Malawi’s trade balance—the gap between the monetary value of a nation’s exports and imports—slightly narrowed by 1.3 percent in the third quarter (Q3) as exports outweighed imports, figures from the Reserve Bank of Malawi (RBM) show.
The data, contained in the RBM Monetary Policy Committee meeting statement issued on Wednesday, indicate that the trade deficit narrowed to $484 million (about K397.84 billion) from a deficit of $490.7 million (about K403.35 billion) in the preceding quarter.
According to the bank, the drivers of the growth in exports recorded in the review period were mainly a result of a seasonal increase in tobacco and sugar exports.
Says the report: “ The outcome followed a growth of 23.2 percent in exports to $338.4 million (about K276.16 billion) which was stronger than an increase in imports of 7.4 percent to $822.4 million (about K676 billion). “
The central bank is upbeat that trade balance would continue to narrow owing to the looming economic recovery.
Says the bank: “Prospects for the near-term suggest that trade balance could improve, mainly anchored by increased global demand as the global economy returns to normalcy, which is expected to induce a gradual rise in domestic exports.”
Malawi’s economy is largely affected by external economic developments, which experts partly blame on trade imbalances as imports outweigh exports, a development which contributes to economic vulnerability.
In addition, in Malawi agricultural products continue to dominate the country’s export basket—accounting for about 80 percent of Malawi’s export basket—as such, the country’s exports also depend on seasonality factors.
According to University of Malawi’s Chancellor College economics professor Ben Kaluwa, it will be hard for the country to narrow trade balance because of the nature of commodities it relies on as exports.
In a recent interview, Kalua observed that the trade balance issue is a long-term trend which the country can improve if it only reduces imports by investing in local production of some ‘petty’ goods that the country imports.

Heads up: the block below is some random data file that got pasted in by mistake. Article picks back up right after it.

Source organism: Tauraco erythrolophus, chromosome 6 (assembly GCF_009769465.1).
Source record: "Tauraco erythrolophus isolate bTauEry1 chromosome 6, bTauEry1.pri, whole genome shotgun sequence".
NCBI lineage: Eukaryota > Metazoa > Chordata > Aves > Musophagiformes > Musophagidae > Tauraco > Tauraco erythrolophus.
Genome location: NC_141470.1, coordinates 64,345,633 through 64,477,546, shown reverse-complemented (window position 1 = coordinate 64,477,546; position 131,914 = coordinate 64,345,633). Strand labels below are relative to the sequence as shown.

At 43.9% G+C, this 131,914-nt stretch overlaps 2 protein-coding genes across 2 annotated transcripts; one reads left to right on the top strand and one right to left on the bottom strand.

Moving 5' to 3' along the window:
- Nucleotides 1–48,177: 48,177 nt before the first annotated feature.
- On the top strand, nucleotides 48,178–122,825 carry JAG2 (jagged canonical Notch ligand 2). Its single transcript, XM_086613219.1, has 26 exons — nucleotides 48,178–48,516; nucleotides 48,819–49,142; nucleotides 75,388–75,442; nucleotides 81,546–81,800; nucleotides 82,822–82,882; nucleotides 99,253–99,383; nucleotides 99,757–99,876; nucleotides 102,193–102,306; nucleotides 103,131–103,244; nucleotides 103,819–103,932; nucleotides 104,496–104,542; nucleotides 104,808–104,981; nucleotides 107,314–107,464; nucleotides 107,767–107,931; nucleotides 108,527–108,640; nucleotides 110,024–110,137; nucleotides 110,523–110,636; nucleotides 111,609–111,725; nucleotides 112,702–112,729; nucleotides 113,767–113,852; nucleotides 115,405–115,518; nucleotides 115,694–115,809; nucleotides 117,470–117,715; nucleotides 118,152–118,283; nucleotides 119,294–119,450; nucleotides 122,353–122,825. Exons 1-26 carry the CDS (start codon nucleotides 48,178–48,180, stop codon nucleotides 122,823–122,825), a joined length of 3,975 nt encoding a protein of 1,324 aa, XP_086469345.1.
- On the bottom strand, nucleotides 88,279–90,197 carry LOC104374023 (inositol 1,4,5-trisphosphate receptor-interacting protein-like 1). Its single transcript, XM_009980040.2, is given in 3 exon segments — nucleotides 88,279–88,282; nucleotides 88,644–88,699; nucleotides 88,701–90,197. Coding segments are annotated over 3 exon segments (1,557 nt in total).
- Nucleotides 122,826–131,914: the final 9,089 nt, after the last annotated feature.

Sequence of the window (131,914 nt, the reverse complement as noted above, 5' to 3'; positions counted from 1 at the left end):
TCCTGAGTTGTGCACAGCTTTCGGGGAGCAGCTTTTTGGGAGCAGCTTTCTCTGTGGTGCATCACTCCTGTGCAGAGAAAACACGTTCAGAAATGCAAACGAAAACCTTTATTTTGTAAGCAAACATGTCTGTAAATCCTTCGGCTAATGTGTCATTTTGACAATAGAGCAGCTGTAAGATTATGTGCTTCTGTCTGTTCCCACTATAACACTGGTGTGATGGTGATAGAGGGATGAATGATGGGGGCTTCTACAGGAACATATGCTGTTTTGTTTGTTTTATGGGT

He said: “The country is having difficulties narrowing the trade balance because of what we depend on as exports. Most of these commodities are seasonal and once off in a season, the trade balance widens as we see the case presently.”
Economics Association of Malawi president Lauryn Nyasulu, in an earlier interview, also urged authorities to ensure that the country addresses underlying structural constraints the economy has and have strategies in place that will improve exports.
She said: “What is needed for countries such as Malawi is to promote production of goods and services for export. The country needs to address its weak manufacturing base and ensure industrial policies aimed at preferential treatment, especially those concerning SMEs and manufacturing are in place.”
Ministry of Industry and Trade spokesperson Mayeso Msokera also admitted earlier that trade balance has become an issue of concern, but government continues to implement policies and strategies to narrow the trade gap.
He said the main focus is to build the export readiness of Malawi exporters and develop regional and global value chains, promoting entrepreneurship with emphasis on micro, small and medium enterprises and addressing critical enablers related to exports such as energy, transport, market intelligence and trade facilitation.